She has also represented JPMorgan Chase & Co in major matters related to the financial crisis, as well as former Bank of America CEO Lewis over a civil lawsuit in connection with Bank of America's acquisition of Merrill Lynch.
It is unclear whether her defense of Wall Street clients could prove troublesome for her during the U.S. Senate confirmation process. But Wall Street champions and critics both had positive takes on White.
"I have met Mary Jo White, and anyone who knows her at all - extremely capable, competent, bright, tough, and a perfect choice," JPMorgan CEO Jamie Dimon said in an interview on Thursday with Fox Business News from Davos.
Neil Barofsky, who was hired as an assistant U.S. attorney by White in 2000 and went on to become the Special Inspector General for the Troubled Asset Relief Program, called Obama's pick an "inspired choice."
"I expect that she will be unfazed by the intimidation tactics of the usual suspects in Washington - be they antagonistic members of Congress, captured officials from other parts of government or those who so relentlessly push the agendas of the largest banks," Barofsky said.
Like Schapiro, White has previously been identified as a political independent. Unlike Schapiro, White has not worked as a Wall Street regulator.
However, White's husband, John White, served as the director of the SEC's Corporation Finance division, which oversees public company disclosures, from 2006 to 2008.
Known for a legendary work ethic and a fondness for beer and baseball, White also developed a reputation as a ferocious basketball player when in the U.S. Attorney's office, even though she stands around 5 feet tall.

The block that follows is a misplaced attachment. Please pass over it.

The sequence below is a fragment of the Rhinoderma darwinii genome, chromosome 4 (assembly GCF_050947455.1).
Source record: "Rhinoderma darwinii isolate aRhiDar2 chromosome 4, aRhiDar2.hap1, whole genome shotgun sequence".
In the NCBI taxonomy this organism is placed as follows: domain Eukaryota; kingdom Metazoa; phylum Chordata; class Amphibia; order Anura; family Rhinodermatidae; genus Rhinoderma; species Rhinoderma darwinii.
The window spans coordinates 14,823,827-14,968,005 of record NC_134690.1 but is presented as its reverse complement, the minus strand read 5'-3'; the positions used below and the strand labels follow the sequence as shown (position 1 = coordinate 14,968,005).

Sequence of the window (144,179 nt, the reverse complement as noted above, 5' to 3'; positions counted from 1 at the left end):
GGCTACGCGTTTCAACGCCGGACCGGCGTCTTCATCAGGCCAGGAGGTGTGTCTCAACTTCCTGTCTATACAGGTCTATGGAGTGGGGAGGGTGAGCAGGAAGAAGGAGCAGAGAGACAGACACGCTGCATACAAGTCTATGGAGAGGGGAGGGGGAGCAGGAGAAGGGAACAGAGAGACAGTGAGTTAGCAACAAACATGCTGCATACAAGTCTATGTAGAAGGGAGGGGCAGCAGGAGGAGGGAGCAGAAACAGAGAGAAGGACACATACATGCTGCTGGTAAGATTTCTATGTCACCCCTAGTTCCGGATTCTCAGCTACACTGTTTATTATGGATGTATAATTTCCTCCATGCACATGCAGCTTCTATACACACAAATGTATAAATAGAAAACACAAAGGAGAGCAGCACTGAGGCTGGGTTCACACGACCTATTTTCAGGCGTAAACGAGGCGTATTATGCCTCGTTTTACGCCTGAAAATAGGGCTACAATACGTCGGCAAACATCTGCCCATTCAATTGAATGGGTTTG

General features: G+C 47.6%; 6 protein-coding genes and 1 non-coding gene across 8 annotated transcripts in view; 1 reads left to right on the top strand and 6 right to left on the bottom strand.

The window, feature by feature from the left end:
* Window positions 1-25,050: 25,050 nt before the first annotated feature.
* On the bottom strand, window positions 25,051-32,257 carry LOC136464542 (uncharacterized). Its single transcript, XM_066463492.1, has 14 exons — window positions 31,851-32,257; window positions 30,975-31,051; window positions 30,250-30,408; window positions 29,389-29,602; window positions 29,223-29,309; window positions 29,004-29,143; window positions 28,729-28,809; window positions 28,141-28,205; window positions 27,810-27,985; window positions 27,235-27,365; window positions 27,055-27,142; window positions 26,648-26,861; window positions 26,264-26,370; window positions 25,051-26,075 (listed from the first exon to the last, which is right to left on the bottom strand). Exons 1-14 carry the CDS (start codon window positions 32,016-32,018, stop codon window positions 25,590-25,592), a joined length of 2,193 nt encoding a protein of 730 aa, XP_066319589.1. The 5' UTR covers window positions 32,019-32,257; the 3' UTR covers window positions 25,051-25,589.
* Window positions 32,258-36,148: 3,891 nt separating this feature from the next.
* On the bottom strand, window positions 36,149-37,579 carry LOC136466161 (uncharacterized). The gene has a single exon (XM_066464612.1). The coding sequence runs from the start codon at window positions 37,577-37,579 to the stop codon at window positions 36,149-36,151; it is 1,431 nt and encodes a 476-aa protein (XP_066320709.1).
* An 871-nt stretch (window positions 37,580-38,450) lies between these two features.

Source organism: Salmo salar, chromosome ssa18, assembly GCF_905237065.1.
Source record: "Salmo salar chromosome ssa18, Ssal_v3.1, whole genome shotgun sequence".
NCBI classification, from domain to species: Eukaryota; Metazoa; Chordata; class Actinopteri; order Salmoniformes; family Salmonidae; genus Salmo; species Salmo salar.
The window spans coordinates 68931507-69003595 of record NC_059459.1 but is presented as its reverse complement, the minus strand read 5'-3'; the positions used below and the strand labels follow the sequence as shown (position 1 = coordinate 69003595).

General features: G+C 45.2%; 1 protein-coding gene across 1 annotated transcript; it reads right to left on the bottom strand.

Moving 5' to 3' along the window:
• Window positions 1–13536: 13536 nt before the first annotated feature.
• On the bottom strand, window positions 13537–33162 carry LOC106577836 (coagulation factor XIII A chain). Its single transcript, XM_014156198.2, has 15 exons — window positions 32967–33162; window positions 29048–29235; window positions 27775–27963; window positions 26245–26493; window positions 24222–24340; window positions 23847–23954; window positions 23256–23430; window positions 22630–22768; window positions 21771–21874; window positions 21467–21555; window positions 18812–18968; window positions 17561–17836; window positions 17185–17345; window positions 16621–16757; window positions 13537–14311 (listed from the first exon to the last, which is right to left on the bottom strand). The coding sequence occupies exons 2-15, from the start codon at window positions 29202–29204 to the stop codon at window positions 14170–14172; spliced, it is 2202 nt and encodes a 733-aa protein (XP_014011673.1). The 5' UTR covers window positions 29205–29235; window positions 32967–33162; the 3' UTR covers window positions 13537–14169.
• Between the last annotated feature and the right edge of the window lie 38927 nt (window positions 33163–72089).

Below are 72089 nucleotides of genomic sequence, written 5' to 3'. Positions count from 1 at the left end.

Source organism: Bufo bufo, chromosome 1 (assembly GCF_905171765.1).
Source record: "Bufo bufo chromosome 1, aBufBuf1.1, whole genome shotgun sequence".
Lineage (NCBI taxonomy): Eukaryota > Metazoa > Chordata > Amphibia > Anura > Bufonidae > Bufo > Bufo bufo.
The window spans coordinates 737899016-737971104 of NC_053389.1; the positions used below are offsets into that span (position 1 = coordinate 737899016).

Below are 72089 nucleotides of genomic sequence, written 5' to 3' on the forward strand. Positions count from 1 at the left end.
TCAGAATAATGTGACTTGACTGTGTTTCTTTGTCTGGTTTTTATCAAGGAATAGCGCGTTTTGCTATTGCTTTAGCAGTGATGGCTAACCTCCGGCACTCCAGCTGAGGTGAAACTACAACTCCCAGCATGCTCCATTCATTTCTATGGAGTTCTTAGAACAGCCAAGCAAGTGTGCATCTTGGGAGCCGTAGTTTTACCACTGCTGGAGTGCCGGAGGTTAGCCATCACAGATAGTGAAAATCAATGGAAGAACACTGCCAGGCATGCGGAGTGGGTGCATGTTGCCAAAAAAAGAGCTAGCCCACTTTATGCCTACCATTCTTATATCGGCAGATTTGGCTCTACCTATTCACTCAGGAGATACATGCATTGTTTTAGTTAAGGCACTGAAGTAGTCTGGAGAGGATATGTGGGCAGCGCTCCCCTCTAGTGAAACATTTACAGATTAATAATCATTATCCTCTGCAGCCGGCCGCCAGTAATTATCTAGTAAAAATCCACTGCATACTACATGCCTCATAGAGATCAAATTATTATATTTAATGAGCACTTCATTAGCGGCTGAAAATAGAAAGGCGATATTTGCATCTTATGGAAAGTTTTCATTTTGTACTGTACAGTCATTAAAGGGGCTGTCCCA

Former SEC enforcement director William McLucas said it was an "excellent sign" that the White House could get someone of her caliber to take the position. "There is no one I know that works harder," McLucas said.
James Cox, a professor of law at Duke University who has served with White on various panels, said White will be a very different SEC chairman than Schapiro.
"Mary Schapiro was a politician," Cox said. Mary Jo White, by contrast, he said, will be more blunt and direct. "She can unpack somebody's argument really quickly."
Cordray has already faced some uphill battles with Republicans in Congress.
Cordray, a former Ohio attorney general, was appointed in January 2012 while Congress was in recess after Republicans who were wary of the CFPB's independence blocked his nomination.
The controversial appointment limited the amount of time Cordray could serve without going through a full confirmation process.
The CFPB has drawn criticism from Republicans and business groups, who say it is virtually unchecked and will hurt lending and put small banks out of business.
Asked whether the administration foresees any problems getting Cordray confirmed, White House spokesman Jay Carney said he did not expect any objections to him "on substance."
"He is absolutely the right person for the job," Carney said. He said earlier obstacles to Cordray's nomination had been based on "political considerations" from lawmakers who had opposed the creation of the financial protection board.
Some political observers, however, said Thursday that any fights to come will not be about Cordray personally, but about the overall structure of the CFPB itself.
"Issues larger than his handling of the bureau will probably dictate that," said Jason Rosenstock, the director of government relations at ML Strategies.
Reuters and CNBC contributed to this report.